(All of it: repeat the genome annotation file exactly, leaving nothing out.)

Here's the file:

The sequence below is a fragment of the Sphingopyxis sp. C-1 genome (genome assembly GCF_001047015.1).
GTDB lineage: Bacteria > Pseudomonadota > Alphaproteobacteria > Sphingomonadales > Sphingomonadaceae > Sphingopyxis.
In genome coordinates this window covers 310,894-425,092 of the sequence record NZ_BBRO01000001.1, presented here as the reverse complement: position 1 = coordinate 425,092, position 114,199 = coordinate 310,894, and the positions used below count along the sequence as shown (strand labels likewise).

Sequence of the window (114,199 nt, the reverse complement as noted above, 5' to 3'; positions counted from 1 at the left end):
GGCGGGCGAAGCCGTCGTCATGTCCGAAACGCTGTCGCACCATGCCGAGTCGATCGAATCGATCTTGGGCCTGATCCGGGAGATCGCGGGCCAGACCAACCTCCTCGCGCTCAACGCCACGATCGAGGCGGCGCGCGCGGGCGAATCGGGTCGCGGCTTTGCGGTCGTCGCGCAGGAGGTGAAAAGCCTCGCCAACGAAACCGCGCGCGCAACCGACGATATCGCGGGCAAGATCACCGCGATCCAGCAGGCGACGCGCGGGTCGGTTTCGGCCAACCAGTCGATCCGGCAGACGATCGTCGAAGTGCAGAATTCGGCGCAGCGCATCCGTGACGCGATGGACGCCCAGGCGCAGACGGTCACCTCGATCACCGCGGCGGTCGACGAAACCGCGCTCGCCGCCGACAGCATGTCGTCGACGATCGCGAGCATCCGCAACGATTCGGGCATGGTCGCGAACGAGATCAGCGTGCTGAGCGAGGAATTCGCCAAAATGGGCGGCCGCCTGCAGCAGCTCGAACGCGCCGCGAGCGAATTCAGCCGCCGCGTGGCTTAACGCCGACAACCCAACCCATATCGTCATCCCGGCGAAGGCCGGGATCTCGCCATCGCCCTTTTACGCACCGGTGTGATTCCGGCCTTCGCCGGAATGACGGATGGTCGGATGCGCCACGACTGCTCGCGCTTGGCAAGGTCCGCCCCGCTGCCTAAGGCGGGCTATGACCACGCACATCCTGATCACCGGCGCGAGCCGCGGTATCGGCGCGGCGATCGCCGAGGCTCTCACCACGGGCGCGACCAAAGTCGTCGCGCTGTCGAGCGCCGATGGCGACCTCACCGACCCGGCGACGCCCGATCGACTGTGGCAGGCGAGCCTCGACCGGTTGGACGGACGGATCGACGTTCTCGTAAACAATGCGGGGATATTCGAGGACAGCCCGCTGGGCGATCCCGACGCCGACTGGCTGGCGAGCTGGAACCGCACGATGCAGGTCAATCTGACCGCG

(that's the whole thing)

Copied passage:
The sequence below is a fragment of the Sphingopyxis sp. C-1 genome (genome assembly GCF_001047015.1).
GTDB lineage: Bacteria > Pseudomonadota > Alphaproteobacteria > Sphingomonadales > Sphingomonadaceae > Sphingopyxis.
In genome coordinates this window covers 310,894-425,092 of the sequence record NZ_BBRO01000001.1, presented here as the reverse complement: position 1 = coordinate 425,092, position 114,199 = coordinate 310,894, and the positions used below count along the sequence as shown (strand labels likewise).

Sequence of the window (114,199 nt, the reverse complement as noted above, 5' to 3'; positions counted from 1 at the left end):
GGCGGGCGAAGCCGTCGTCATGTCCGAAACGCTGTCGCACCATGCCGAGTCGATCGAATCGATCTTGGGCCTGATCCGGGAGATCGCGGGCCAGACCAACCTCCTCGCGCTCAACGCCACGATCGAGGCGGCGCGCGCGGGCGAATCGGGTCGCGGCTTTGCGGTCGTCGCGCAGGAGGTGAAAAGCCTCGCCAACGAAACCGCGCGCGCAACCGACGATATCGCGGGCAAGATCACCGCGATCCAGCAGGCGACGCGCGGGTCGGTTTCGGCCAACCAGTCGATCCGGCAGACGATCGTCGAAGTGCAGAATTCGGCGCAGCGCATCCGTGACGCGATGGACGCCCAGGCGCAGACGGTCACCTCGATCACCGCGGCGGTCGACGAAACCGCGCTCGCCGCCGACAGCATGTCGTCGACGATCGCGAGCATCCGCAACGATTCGGGCATGGTCGCGAACGAGATCAGCGTGCTGAGCGAGGAATTCGCCAAAATGGGCGGCCGCCTGCAGCAGCTCGAACGCGCCGCGAGCGAATTCAGCCGCCGCGTGGCTTAACGCCGACAACCCAACCCATATCGTCATCCCGGCGAAGGCCGGGATCTCGCCATCGCCCTTTTACGCACCGGTGTGATTCCGGCCTTCGCCGGAATGACGGATGGTCGGATGCGCCACGACTGCTCGCGCTTGGCAAGGTCCGCCCCGCTGCCTAAGGCGGGCTATGACCACGCACATCCTGATCACCGGCGCGAGCCGCGGTATCGGCGCGGCGATCGCCGAGGCTCTCACCACGGGCGCGACCAAAGTCGTCGCGCTGTCGAGCGCCGATGGCGACCTCACCGACCCGGCGACGCCCGATCGACTGTGGCAGGCGAGCCTCGACCGGTTGGACGGACGGATCGACGTTCTCGTAAACAATGCGGGGATATTCGAGGACAGCCCGCTGGGCGATCCCGACGCCGACTGGCTGGCGAGCTGGAACCGCACGATGCAGGTCAATCTGACCGCG